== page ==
Taking the Mushaf that is printed by the King Fahd complex in Madinah as a standard, we find that it contains some six hundred pages (approximately 9,000 lines). Interestingly, the entire text of the parchment in Figure 5.2 is half a line in the Mushaf printed at Madinah, meaning that an entire Mushaf written on that scale would require 18,000 pages. Voluminous calligraphy is by no means rare, but it does generally indicate that the Mushaf consisted of no more than a handful of suras. Library shelves throughout the world are filled with partially written Qur’ans; listed below are a few dozen examples from just a single library, the Salar Jung Museum40 in Hyderabad, India.
We can conclude that anyone desiring to scribe a partial Mushaf would have felt at liberty to place the suras in whichever order he saw fit.
By understanding the need to document every verse, the Muslim community (already swelling with the ranks of the huffaz) was setting up both an aid to memorisation, and a barrier to shield the text from corruptive influences. Even the grind of Makkan oppression could not dampen this resolve, and when the Muslims at last enjoyed the prosperity of Madinah the entire nation, literate and illiterate alike, took this task to heart. At the centre of this nation resided its energising focal point, the final Messenger, dictating, explaining, and arranging every verse through the divine inspiration which was his privilege alone, till all the pieces were in place and the Book was complete. How the sacred text fared after the Prophet’s death, and how the nation shunned complacency and exerted renewed efforts to ensure the Qur’an’s integrity, are the focuses of our next Article – THE WRITTEN COMPILATION OF THE QURAN.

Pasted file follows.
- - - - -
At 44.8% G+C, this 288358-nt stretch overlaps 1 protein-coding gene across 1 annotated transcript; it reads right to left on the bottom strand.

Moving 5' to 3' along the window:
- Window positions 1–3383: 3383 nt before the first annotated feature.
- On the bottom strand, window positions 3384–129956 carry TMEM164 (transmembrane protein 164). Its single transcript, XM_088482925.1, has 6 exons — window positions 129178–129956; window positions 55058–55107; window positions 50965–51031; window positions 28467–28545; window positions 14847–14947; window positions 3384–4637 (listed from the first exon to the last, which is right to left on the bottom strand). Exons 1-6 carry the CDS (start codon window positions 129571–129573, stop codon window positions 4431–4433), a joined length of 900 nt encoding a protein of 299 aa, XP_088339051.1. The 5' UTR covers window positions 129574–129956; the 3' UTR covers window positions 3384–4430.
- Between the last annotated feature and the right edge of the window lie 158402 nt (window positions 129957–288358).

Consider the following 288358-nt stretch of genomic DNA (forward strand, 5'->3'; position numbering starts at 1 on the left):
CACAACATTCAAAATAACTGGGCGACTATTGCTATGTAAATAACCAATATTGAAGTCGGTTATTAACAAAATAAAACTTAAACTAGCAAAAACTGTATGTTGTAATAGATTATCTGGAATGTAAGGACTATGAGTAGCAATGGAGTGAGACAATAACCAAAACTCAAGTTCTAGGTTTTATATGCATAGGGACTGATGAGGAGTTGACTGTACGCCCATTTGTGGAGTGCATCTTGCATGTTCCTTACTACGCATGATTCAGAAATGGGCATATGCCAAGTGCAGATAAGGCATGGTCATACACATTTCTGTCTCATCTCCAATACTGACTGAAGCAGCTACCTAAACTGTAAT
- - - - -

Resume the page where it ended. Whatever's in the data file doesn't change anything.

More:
1 Tbn Hisham, Sira. vol. 1 -2, pp. 343-46.
2 Ibn Durais, Fada’il al- Qur’an, p. 33.
3 Az-Zuhri, Tanzil al-Qur’an, 32; Ibn Kathir, al-Bidaya, v:340; Ibn Hajar, Fathul Bari, ix:22.
4 Ibn Hajar, Fathul Bari, ix:22.
5 For details see M.M. al-A’zaml, Kuttdb an-Nabi, 3rd edition, Riyad, 1401 (1981), pp. 83-89.
6 As-Suyuti, ad-Durr al-Manthur, i: 11. The printed text gives his name as Khalid b. Khalid b. Sa’ld, likely the mistake of a previous copyist.
7 Al-Kattani, at- tartib al-Idariya, i:44, quoting Zubair b. Bakkar, Akhbar al-Madina.
8 For a detailed study, see, M.M. al-A’zami, Kuttab an-Nabi.
9 Abu ‘Ubaid, Fada’il, p. 280; See also Ibn Hajar, Fathul Bari, ix:22, quoting ‘Uthman, referring to Sunan of at-Tirmidhi, an-Nasa’I, Abu Dawud., and al-Hakim in his al-Mustadrak.